By Sarah Ryan
When Dr. Kwane Stewart accepted a new job in Hollywood, friends and coworkers joked he was going into show biz and, in a sense, he was. As chief veterinary officer of the American Humane Association, he will serve as the national director of the Humane Hollywood division and will oversee the No Animals Were Harmed® program, a highly specialized niche of the entertainment industry that focuses on animal welfare and protection.
The No Animals Were Harmed® program, the only officially sanctioned monitoring program in the film and TV industry, sends representatives to movie sets around the world working with animal trainers, actors, directors, and producers to ensure that animal “actors” are treated humanely throughout production. For the blockbuster movie Life of Pi, giraffes, monkeys, zebras, hyenas, elephants, and tigers were monitored and protected during numerous action scenes. In the forthcoming film, The Lone Ranger, herds of horses required supervision throughout the film.
The job is “a very different animal,” Stewart said, and it’s the latest stop on an unconventional career path that began after his graduation from Colorado State University’s DVM program in 1997. After graduation, Stewart moved to San Diego, Calif., to begin his career in small animal medicine. In 2004, he was promoted to chief medical officer for VETCO Hospitals, Inc., a nationwide network of vaccination clinics and veterinary hospitals. In that role, he honed his business and management skills and assisted in taking the company public.
Then, while visiting his son in northern California, he stopped by the Modesto County animal shelter and learned they had operated without a veterinarian for three years. Stewart knew the challenges of shelter medicine, but also wanted to live closer to his son. Leaving his secure position at VETCO, he took a big career risk, accepted the job, and his professional life—and outlook—changed forever.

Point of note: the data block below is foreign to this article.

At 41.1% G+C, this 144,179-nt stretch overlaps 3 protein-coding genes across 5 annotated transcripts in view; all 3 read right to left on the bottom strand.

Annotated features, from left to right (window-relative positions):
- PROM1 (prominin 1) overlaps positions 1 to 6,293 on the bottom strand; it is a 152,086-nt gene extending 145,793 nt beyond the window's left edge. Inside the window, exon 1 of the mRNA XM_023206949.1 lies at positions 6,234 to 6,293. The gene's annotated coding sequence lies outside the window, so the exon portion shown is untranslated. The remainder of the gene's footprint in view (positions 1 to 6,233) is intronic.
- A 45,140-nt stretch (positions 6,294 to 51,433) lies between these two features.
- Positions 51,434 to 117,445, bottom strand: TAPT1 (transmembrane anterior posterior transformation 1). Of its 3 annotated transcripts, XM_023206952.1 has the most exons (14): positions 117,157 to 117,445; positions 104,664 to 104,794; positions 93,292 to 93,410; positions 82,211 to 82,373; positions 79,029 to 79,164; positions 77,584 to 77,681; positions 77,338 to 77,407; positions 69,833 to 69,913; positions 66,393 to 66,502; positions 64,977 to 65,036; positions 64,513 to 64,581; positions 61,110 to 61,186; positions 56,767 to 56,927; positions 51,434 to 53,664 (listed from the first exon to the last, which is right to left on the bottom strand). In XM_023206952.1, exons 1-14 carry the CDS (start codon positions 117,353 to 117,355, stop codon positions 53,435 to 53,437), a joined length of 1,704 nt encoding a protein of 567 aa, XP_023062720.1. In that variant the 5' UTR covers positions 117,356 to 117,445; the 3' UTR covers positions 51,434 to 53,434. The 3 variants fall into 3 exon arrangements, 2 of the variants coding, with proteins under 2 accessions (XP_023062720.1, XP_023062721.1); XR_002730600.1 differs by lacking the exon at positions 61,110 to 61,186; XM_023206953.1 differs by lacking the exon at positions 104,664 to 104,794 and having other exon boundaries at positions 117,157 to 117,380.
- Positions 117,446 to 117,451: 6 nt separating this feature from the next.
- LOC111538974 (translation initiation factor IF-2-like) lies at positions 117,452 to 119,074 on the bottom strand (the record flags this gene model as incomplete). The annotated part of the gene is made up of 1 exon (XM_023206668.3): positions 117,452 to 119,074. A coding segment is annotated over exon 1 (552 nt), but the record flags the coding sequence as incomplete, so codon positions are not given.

“That job was the best thing that ever happened to me,” Stewart said. “Before I worked at the shelter, I didn’t understand my responsibility to animals at large. As I learned about the many problems related to holding and destroying animals, I felt called upon as a vet to bring about change through awareness and education.”
At the shelter, Stewart successfully advocated for a new animal facility with a spay/neuter clinic and reduced county euthanasia rates through public outreach. Because of his work in the Modesto County shelter, and his advocacy for animals, he seemed a natural fit when AHA was looking for a new director of its No Animals Were Harmed® program. His experiences in supervising and caring for large groups of animals, and communicating with diverse stakeholders, proved the perfect skillset for the position.
“Veterinary medicine is not just about the X’s and O’s of clinical practice,” Stewart said. “It’s about people skills and communication skills. Those are the skills that last a lifetime.”
Stewart readily acknowledges that he is working with “a very different animal” in his new position, but maintains a strong sense of responsibility for all the animals his team watches over. It may be “showbiz,” but for this veterinarian it’s still about being responsible to animals, and helping to bring about positive change through awareness and education.